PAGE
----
Seeking Evidence of Soft Tissue & Feathers Using Laser Fluoresence

Utah State Paleontologist Jim Kirkland has shared some photos taken by Tom Kaye during the Society for Vertebrate Paleontology meeting here in Salt Lake City in late October. Tom Kaye has developed a technique using green or violet lasers to stimulated fluorescence in fossil specimens. Fluorescence can reveal details of fossils that are faint or invisible under normal light. If you’re interested in learning more about this technique, Tom Kaye has a scientific poster JPEG image you can read here.

Kaye1.jpg
Visible light image of velociraptorine tail.

Jim describes the photos, “During the SVP meeting Tom Kaye played with his laser fluorescence equipment to see how it would work on our dromaeosaur material. This is the tail of an undescribed veloceraptorine from a nearby (10 km due east) contemporaneous site.” Many of our Utahraptor Project supporters will know that Utahraptor is a dromaeosaurine dinosaur. So the tail features in this specimen could help us understand a cousin species like Utahraptor.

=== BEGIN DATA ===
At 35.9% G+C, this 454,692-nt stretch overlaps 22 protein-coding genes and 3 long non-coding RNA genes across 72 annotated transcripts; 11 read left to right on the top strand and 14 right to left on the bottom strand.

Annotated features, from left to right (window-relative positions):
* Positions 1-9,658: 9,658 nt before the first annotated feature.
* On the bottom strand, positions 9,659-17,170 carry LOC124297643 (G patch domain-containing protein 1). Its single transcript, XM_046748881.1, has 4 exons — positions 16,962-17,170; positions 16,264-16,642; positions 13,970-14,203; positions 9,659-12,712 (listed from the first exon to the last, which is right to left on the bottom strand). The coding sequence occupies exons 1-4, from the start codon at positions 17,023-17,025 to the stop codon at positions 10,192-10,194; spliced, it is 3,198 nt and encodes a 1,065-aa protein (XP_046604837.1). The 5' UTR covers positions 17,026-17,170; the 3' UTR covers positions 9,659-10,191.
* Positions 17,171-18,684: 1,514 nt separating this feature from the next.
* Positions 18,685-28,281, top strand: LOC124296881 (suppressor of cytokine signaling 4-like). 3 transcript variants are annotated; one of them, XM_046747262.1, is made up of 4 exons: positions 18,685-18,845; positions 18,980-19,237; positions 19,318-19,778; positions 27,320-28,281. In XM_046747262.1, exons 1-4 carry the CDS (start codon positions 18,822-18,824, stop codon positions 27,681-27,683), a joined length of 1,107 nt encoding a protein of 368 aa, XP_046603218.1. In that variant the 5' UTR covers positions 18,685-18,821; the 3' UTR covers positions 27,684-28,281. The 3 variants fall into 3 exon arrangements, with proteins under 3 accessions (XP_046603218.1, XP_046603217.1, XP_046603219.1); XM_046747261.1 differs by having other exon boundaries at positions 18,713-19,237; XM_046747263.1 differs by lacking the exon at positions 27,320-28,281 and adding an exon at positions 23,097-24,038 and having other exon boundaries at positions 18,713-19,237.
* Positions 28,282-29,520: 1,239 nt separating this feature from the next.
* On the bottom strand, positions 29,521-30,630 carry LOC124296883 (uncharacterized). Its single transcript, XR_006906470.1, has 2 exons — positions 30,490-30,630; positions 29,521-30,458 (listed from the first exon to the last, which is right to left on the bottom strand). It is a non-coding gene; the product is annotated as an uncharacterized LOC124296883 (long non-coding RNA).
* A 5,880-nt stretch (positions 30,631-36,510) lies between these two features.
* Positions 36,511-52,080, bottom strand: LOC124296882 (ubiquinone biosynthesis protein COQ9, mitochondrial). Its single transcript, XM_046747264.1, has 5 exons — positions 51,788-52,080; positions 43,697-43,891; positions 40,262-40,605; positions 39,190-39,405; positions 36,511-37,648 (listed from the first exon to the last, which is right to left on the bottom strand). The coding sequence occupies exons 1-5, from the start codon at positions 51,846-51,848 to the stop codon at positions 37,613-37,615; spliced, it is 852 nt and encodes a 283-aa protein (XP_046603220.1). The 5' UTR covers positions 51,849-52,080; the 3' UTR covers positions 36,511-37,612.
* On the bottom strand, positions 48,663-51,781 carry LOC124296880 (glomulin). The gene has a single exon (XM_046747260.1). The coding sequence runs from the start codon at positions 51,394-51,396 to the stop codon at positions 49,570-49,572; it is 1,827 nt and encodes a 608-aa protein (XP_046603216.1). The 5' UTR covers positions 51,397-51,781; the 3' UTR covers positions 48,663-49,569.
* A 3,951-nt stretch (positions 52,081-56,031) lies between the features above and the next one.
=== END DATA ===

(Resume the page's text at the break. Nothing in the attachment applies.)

Kaye2.jpg
Same specimen photographed using laser fluorescence.

Not all fossils fluoresce, and the bones we see so far in the huge Utahraptor block don’t seem to be very fluorescent. However, the bones at the surface of the block may have different properties than ones we will uncover deeper inside. We plan to keep looking for new information using all the tools available.

There are tantalizing details in these photos but we need to look at them very closely before interpreting them. Some of what’s visible could be things like the consolidant and glue chemicals that may have been applied in the field or during preparation.

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